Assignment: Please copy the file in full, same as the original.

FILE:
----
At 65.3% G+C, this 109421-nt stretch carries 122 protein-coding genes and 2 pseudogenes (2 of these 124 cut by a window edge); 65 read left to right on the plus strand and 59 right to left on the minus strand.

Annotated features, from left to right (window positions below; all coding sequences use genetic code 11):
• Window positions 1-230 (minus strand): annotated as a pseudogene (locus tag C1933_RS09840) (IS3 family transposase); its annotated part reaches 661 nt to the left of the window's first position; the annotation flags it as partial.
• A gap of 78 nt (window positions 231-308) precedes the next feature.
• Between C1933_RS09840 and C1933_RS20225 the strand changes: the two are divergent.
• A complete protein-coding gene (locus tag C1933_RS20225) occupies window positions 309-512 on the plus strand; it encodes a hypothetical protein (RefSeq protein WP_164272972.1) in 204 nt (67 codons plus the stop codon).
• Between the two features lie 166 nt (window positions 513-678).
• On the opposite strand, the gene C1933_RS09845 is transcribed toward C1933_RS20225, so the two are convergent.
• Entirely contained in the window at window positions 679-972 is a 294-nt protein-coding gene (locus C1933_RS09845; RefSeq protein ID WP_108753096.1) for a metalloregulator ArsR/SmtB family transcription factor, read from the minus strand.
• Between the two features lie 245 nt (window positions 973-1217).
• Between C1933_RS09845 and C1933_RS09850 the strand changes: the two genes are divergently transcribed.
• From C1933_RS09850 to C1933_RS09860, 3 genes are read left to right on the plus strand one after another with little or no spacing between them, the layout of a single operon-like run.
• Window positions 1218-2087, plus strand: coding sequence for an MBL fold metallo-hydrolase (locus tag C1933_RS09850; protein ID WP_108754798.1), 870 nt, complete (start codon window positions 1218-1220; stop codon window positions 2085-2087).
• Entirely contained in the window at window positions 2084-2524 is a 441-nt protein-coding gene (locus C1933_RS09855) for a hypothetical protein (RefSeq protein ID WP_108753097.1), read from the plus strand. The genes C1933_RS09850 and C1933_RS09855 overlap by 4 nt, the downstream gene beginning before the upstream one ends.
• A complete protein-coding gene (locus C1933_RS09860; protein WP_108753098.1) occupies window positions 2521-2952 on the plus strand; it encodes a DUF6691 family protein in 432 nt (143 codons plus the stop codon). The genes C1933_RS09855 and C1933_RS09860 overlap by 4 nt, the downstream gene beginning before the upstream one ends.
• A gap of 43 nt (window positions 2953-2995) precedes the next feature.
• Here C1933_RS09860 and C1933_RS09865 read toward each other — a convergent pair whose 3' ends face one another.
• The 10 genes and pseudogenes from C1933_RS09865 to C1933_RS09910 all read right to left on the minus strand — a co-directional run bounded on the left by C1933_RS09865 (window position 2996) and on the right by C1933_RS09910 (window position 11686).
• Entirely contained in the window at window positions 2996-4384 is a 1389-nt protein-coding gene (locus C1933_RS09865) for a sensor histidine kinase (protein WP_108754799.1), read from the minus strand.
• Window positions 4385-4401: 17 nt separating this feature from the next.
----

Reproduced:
At 65.3% G+C, this 109421-nt stretch carries 122 protein-coding genes and 2 pseudogenes (2 of these 124 cut by a window edge); 65 read left to right on the plus strand and 59 right to left on the minus strand.

Annotated features, from left to right (window positions below; all coding sequences use genetic code 11):
• Window positions 1-230 (minus strand): annotated as a pseudogene (locus tag C1933_RS09840) (IS3 family transposase); its annotated part reaches 661 nt to the left of the window's first position; the annotation flags it as partial.
• A gap of 78 nt (window positions 231-308) precedes the next feature.
• Between C1933_RS09840 and C1933_RS20225 the strand changes: the two are divergent.
• A complete protein-coding gene (locus tag C1933_RS20225) occupies window positions 309-512 on the plus strand; it encodes a hypothetical protein (RefSeq protein WP_164272972.1) in 204 nt (67 codons plus the stop codon).
• Between the two features lie 166 nt (window positions 513-678).
• On the opposite strand, the gene C1933_RS09845 is transcribed toward C1933_RS20225, so the two are convergent.
• Entirely contained in the window at window positions 679-972 is a 294-nt protein-coding gene (locus C1933_RS09845; RefSeq protein ID WP_108753096.1) for a metalloregulator ArsR/SmtB family transcription factor, read from the minus strand.
• Between the two features lie 245 nt (window positions 973-1217).
• Between C1933_RS09845 and C1933_RS09850 the strand changes: the two genes are divergently transcribed.
• From C1933_RS09850 to C1933_RS09860, 3 genes are read left to right on the plus strand one after another with little or no spacing between them, the layout of a single operon-like run.
• Window positions 1218-2087, plus strand: coding sequence for an MBL fold metallo-hydrolase (locus tag C1933_RS09850; protein ID WP_108754798.1), 870 nt, complete (start codon window positions 1218-1220; stop codon window positions 2085-2087).
• Entirely contained in the window at window positions 2084-2524 is a 441-nt protein-coding gene (locus C1933_RS09855) for a hypothetical protein (RefSeq protein ID WP_108753097.1), read from the plus strand. The genes C1933_RS09850 and C1933_RS09855 overlap by 4 nt, the downstream gene beginning before the upstream one ends.
• A complete protein-coding gene (locus C1933_RS09860; protein WP_108753098.1) occupies window positions 2521-2952 on the plus strand; it encodes a DUF6691 family protein in 432 nt (143 codons plus the stop codon). The genes C1933_RS09855 and C1933_RS09860 overlap by 4 nt, the downstream gene beginning before the upstream one ends.
• A gap of 43 nt (window positions 2953-2995) precedes the next feature.
• Here C1933_RS09860 and C1933_RS09865 read toward each other — a convergent pair whose 3' ends face one another.
• The 10 genes and pseudogenes from C1933_RS09865 to C1933_RS09910 all read right to left on the minus strand — a co-directional run bounded on the left by C1933_RS09865 (window position 2996) and on the right by C1933_RS09910 (window position 11686).
• Entirely contained in the window at window positions 2996-4384 is a 1389-nt protein-coding gene (locus C1933_RS09865) for a sensor histidine kinase (protein WP_108754799.1), read from the minus strand.
• Window positions 4385-4401: 17 nt separating this feature from the next.